Bureau of Mines / Minerals yearbook metals, minerals, and fuels 1972
Year 1972, Volume 1 (1972)
Stipp, Henry E.
Iron oxide pigments, pp. 683-687 ff. PDF (463.3 KB)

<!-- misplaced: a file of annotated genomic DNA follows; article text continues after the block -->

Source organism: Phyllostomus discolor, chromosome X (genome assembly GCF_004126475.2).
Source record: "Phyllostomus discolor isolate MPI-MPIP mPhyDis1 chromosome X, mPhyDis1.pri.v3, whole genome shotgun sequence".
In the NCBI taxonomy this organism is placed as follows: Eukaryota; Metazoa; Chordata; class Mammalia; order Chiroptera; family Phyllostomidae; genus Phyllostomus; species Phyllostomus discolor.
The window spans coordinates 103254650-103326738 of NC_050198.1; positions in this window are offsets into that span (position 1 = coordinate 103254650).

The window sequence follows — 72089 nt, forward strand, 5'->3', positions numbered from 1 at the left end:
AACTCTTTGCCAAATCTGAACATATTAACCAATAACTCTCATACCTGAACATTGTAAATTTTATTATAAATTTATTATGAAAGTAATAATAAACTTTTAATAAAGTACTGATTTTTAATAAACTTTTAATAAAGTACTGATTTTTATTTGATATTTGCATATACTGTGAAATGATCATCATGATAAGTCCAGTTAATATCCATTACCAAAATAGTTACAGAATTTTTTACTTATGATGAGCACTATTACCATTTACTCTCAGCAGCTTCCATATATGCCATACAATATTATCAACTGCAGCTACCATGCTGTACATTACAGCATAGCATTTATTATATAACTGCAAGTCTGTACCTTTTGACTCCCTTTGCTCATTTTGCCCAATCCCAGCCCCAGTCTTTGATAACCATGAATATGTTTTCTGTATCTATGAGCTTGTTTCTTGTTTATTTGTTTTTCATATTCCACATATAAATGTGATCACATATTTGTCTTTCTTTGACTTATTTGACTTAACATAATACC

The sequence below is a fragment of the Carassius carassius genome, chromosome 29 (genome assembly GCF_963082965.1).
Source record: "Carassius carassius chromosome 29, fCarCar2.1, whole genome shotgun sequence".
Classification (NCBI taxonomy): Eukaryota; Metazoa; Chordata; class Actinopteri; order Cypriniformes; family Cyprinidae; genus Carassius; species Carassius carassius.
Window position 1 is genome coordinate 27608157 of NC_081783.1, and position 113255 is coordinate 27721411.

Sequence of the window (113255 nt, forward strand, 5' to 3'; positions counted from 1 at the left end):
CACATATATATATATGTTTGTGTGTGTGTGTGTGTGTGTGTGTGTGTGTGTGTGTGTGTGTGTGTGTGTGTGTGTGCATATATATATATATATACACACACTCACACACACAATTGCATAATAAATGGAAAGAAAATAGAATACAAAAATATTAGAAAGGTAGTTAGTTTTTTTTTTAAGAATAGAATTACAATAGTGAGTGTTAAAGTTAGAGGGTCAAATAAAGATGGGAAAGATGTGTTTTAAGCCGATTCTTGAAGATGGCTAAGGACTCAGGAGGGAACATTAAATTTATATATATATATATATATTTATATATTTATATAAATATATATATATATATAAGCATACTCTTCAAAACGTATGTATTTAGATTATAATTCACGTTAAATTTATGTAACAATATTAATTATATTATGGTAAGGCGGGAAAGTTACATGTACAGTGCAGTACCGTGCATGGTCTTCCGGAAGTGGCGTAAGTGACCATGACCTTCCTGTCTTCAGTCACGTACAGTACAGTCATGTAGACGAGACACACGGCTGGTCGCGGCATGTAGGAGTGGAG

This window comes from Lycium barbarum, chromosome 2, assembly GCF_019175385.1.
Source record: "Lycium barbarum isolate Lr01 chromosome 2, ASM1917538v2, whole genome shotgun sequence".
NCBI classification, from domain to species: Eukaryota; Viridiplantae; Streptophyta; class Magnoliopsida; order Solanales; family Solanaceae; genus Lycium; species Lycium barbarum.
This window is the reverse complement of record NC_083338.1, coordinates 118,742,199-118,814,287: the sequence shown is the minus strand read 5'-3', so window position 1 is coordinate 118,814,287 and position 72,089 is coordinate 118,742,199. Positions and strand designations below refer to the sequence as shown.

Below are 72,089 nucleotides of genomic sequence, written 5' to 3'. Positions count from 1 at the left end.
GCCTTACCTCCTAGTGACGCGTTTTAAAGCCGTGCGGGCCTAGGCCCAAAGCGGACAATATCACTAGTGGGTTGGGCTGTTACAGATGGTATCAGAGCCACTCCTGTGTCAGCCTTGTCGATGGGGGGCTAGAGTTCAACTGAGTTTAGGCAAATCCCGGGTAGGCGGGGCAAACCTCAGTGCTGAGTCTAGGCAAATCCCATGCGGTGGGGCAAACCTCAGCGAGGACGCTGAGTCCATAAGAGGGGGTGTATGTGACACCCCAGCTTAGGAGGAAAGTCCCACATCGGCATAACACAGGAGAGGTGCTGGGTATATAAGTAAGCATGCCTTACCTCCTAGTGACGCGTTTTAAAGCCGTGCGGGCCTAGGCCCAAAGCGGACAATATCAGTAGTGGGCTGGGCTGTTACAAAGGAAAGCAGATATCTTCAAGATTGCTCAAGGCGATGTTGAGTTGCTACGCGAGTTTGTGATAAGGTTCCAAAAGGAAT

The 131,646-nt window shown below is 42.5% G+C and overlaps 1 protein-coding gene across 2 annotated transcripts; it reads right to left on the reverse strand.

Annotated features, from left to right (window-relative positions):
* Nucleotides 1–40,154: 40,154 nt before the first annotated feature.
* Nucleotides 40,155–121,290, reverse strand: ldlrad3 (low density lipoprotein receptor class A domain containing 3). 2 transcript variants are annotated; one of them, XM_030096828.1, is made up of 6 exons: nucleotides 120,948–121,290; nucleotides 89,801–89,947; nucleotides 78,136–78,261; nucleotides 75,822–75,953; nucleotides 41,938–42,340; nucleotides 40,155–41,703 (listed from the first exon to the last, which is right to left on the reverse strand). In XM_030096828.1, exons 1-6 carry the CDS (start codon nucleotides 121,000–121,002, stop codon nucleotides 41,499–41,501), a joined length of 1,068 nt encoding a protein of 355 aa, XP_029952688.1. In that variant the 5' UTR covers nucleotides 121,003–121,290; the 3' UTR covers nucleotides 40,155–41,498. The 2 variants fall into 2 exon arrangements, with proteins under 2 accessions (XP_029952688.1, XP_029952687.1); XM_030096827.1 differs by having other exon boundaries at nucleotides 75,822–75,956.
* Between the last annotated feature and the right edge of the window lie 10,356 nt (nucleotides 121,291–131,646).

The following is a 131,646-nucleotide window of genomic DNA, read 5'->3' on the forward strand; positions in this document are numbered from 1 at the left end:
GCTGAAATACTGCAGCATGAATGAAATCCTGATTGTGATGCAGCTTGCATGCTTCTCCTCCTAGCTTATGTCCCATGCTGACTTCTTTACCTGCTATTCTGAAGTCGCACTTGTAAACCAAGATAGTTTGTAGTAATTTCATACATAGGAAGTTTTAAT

684 MINERALS YEARBOOK, 1972 CONSUMPTION AND USES Consumption of iron oxide pigments increased sharply in 1972 as the result of high levels of paint, lacquer, and varnish sales. Record high construction ' activity for the second consecutive year and increased sales of automobiles, appliances and furniture reportedly were responsible for the increased consumption of paint, lacquer, and varnish. Shortages of some grades of iron oxide pigments occurred as a result of overall economic expansion, dollar devaluation, and price controls. Domestic supplies of yellow iron oxide were inadequate and imports were curtailed by decreased shipments from abroad. Foreign producers preferred to sell their products overseas where they could obtain a higher price. Several new paint formulas were introduced that incorporated yellow iron oxide and yellow organic pigments as a replacement for yellow lead chromate. Inventories depleted in the last quarter of 1971 were being replaced during most of 1972, however increased consumption slowed inventory rebuilding. Micaceous iron oxide, imported from Austria, was gaining increasing acceptance as a primer for protection of iron and steel structures against corrosion. A new group of red and yellow synthetic iron oxides became available for use in automobile finishes, aluminum coatings, and stains. Iron oxide pigments were used in paints, rubber, plastics, concrete products, paper, magnetic ink, fertilizers, and animal ' food. They were used also in ferrite applications such as television components, filters in radio equipment, computer memory cores, door latches and seals, small electric motors, and inductor and microwave devices. Iron oxide material was used in miscellaneous applications such as abrasives, welding rod coatings, soil conditioners, foundry sands, and automobile brake linings. Data are not collected by the Bureau of Mines on specific uses for iron oxide pigments, and the figures given in table 2 do not necessarily reflect all sales of iron oxide pigment material for uses other than pigments. Table 2.—Finished iron oxide pigments sold by processors in the United States, by kind - Pigment 1971 Quantity Value (short tons) (thousands) 1972 Quantity (short tons) Value (thousands) Natural: Brewn: Iron oxide (metallic) 1 Umbers: 13,453 $2, 109 19,074 $3,467 Burnt Raw 4,441 1,196 1,136 309 5,376 1,541 1,441 435 Red: Iron oxide Sienna, burnt Pyrite cinder Yellow: 27,518 903 (2) 1,938 401 (2) 35,541 1,201 (2) 2,547 531 (2) Ocher' Sienna, raw Total natural Manufactured: 10,181 787 2,088 277 6,223 992 495 389 58,479 8,258 69,948 9,305 Black: Magnetic Brown: Iron oxide Red: 3,692 6,272 2,384 2,284 3,149 6,539 1,376 2,748 Pure red iron oxides: Calcinedcopperas Otherchemicalprocesses Venetian red 20,540 11,492 467 6,696 2,861 106 19,185 14,426 505 6,499 4,531 135 Yellow: Iron oxide 22,469 7,643 31,867 11,118 Total manufactured Unspecified including mixtures of natural and manufactured red iron oxides 64,932 4,897 21,974 1,105 75,671 28,773 26,407 4,618 Grand total 128,308 31,337 174,392 40,330 ' Includes black magnetite and Vandyke brown. 2 Pyrite cinder included with red iron oxide for 1971 and 1972. Includes yellow iron oxide.
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